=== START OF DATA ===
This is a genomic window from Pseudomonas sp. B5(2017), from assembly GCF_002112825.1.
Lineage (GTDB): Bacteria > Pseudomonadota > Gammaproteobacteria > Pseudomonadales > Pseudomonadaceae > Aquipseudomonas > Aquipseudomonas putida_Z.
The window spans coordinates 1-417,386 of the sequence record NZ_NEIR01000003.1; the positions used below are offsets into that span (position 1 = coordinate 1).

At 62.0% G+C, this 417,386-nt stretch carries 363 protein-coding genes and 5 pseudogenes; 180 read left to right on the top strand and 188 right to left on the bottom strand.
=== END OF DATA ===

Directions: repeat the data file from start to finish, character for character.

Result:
This is a genomic window from Pseudomonas sp. B5(2017), from assembly GCF_002112825.1.
Lineage (GTDB): Bacteria > Pseudomonadota > Gammaproteobacteria > Pseudomonadales > Pseudomonadaceae > Aquipseudomonas > Aquipseudomonas putida_Z.
The window spans coordinates 1-417,386 of the sequence record NZ_NEIR01000003.1; the positions used below are offsets into that span (position 1 = coordinate 1).

At 62.0% G+C, this 417,386-nt stretch carries 363 protein-coding genes and 5 pseudogenes; 180 read left to right on the top strand and 188 right to left on the bottom strand.